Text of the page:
In 2008, Barack Obama lost the state of Texas in his first presidential bid by 946,584 votes, carrying 43.8% of the vote.
On Tuesday, Democrat Beto O’Rourke lost his long-shot bid for Texas governor by nearly 900,000 votes. With nearly all the ballots counted, he carried the exact same share of the vote as Obama did 14 years ago.
Election night offered some scattered good news for Texas Democrats. They staved off Republican threats in two South Texas congressional districts. O’Rourke, on paper, continued a trend of narrowing Republican Gov. Greg Abbott’s margin of victory in gubernatorial races from the 20-percentage-point pummeling Wendy Davis suffered in 2014 to about 11 percentage points.
But the election also made a more painful reality obvious for Democrats: They still haven’t managed to turn the state purple.
“We’ve made almost no progress,” said veteran Democratic strategist Colin Strother. “In 126 years, at this pace, we’ll be at parity. The math just doesn’t work.”
Democrats running statewide slipped in key areas where they needed to make gains. Youth turnout lagged. Margins in key urban areas, including Dallas and Harris County, where Houston is located, appeared to shrink compared with O’Rourke’s margin against Sen. Ted Cruz in 2018. The rural voters O’Rourke worked so hard to win over continued to reject him.
Perhaps most painfully for Democrats, outgoing President Donald Trump’s unexpected Republican in-roads in 2020 in heavily Hispanic and historically Democratic South Texas appeared to hold steady.
For more than a decade, Democrats have contended that the conservative establishment is out of sync with majority-minority-population Texas. As the state’s browner, blacker and more progressive working-class youth reach adulthood, the argument goes, they’ll gradually replace the older, whiter conservatives, shifting the electorate leftward.
O’Rourke’s near-miss race against Cruz four years ago prioritized get-out-the-vote efforts and drove record turnout. Though O’Rourke lost, his 2.6-percentage-point margin of defeat was so close that it felt like victory for a party used to losing by landslides in the state. His unexpected popularity also helped flip two U.S. House seats and 13 more in the Texas Legislature, cowing Republicans into an unusually tame legislative session.
For Democrats, it looked like their moment was on the horizon.
Instead, O’Rourke launched an ill-fated presidential run while Democrats saw their gains erode in 2020. On Tuesday, Republicans once again retained a stranglehold over statewide offices in Texas for going on three decades.
And the path forward for Democrats now looks more complicated than ever before.
Shrinking margins in South Texas and key urban areas indicate that Texas Democrats don’t just have a turnout problem on their hands; they’re also struggling to keep core constituencies on their side, at least with the kinds of lopsided margins that they’ve banked on in the past.
Republicans also poured millions of dollars into South Texas and ran competitive candidates after redistricting made those seats appear to be more within reach. A region that historically voted for Democrats by wide margins now saw veteran incumbents, such as Rep. Vicente Gonzalez, sweating to hold on to their seats.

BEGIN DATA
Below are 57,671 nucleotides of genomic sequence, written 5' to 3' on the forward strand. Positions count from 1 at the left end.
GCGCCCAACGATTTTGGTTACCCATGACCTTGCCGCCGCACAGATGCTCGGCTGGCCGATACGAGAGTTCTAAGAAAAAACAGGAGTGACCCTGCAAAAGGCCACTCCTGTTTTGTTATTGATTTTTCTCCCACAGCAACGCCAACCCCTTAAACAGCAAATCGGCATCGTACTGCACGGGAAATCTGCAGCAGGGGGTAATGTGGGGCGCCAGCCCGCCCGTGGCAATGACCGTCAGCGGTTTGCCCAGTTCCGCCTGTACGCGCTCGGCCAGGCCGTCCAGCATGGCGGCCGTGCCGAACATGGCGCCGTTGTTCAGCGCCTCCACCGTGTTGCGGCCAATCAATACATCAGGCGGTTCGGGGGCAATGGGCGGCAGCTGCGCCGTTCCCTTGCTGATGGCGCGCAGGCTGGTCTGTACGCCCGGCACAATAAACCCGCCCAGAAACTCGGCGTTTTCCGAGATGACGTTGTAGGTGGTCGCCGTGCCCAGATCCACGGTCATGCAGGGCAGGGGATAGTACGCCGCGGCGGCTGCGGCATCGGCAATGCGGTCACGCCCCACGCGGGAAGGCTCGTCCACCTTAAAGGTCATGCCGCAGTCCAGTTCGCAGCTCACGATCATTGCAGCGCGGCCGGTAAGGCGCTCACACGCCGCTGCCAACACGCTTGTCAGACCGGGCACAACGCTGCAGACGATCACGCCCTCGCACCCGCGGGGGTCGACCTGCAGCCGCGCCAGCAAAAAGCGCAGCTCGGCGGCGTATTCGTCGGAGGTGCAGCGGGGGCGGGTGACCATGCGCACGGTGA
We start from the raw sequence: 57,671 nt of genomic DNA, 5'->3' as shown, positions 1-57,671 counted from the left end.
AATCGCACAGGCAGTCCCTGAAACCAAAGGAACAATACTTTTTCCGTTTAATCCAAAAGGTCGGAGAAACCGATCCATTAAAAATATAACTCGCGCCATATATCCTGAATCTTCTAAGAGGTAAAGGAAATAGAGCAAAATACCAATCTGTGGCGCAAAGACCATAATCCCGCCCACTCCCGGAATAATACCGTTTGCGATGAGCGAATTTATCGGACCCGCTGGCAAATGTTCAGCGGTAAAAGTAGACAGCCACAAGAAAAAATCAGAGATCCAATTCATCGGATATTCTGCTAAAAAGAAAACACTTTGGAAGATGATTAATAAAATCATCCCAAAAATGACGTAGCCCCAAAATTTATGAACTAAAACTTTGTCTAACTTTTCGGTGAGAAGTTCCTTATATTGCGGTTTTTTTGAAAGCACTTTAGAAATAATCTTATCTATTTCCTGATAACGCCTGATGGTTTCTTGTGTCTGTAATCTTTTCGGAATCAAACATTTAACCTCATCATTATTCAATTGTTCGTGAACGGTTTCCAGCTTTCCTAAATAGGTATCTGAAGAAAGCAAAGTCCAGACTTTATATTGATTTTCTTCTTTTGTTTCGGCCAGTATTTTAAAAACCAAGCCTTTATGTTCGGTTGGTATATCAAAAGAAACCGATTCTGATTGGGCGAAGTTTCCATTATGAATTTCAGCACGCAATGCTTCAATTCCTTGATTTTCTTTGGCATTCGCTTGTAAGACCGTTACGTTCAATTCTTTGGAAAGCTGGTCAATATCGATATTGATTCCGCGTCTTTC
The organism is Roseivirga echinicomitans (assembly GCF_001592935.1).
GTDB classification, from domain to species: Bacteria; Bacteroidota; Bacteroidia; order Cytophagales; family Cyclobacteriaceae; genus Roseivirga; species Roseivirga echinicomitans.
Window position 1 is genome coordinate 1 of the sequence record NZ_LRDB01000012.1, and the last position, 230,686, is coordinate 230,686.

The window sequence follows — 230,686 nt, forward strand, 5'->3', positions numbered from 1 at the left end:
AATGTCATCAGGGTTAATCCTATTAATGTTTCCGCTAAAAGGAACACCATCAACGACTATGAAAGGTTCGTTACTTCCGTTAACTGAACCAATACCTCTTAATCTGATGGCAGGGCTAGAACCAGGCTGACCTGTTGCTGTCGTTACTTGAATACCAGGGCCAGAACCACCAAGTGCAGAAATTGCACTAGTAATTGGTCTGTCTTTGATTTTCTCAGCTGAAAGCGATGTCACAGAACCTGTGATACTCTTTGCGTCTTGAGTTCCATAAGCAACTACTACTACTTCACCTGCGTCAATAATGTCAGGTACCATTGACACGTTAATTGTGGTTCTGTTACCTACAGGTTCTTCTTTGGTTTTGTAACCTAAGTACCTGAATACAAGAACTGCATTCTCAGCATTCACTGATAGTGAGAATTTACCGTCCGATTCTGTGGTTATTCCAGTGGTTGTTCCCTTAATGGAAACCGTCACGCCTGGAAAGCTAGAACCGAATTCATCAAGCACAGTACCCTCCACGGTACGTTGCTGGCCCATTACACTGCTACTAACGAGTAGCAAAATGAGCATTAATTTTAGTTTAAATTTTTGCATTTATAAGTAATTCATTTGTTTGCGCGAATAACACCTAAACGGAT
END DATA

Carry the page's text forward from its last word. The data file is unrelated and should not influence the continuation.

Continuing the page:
“Republicans are actually trying for the first time [in South Texas],” said Rice University political scientist Mark Jones. “They worked hard to ensure the Republican candidate was not a 64-year-old Anglo male… . They’re also taking advantage of the reality that South Texas Latinos are relatively conservative on some issues and more receptive to a Republican message than Latinos in urban centers.”
More competitive elections threaten to force Democrats to work harder for a smaller share of a voting bloc the party long took for granted.
And in a state where prominent Democrats largely avoid difficult races, Democrats relied too heavily on the star power of Beto O’Rourke.
Donors all but ignored the rest of the ticket, despite the fact that attorney general candidate Rochelle Garza consistently polled well and was well-positioned to reach the young Hispanic constituency that state Democrats have pinned their future on.
“Texas didn’t invest in the most competitive statewide race, in a Latina candidate who could have mobilized voters,” said Cristina Tzintzún Ramírez, executive director of the youth voting rights group NextGen. “Rochelle was a great candidate. She just wasn’t given the resources she needed.”
The Democratic strategy of flipping the state on the back of its demographics will only work, she said, if it’s coupled with long-term investment in voter outreach and turnout efforts.
“Demographics are not destiny,” Tzintzún Ramírez said. “Texas has just barely begun to see the resources for the work that’s necessary. It takes multiple cycles. It takes a lot of money, and it’s done at the community level.”
Rep.-elect Greg Casar, an Austin Democrat, cautioned that, amid dashed hopes, his party should take away the right lesson. Though the party has lost ground since 2018, it has also managed to claw its way back from the days when Republicans routinely clobbered them by double digits. Casar credited candidates like O’Rourke and Garza, who were willing to run campaigns with tiny possibilities of success, with putting the party on stronger footing.
“We’re in such a better place than we were even just a few years ago,” Casar said. “When people give up, that’s when we don’t move forward.”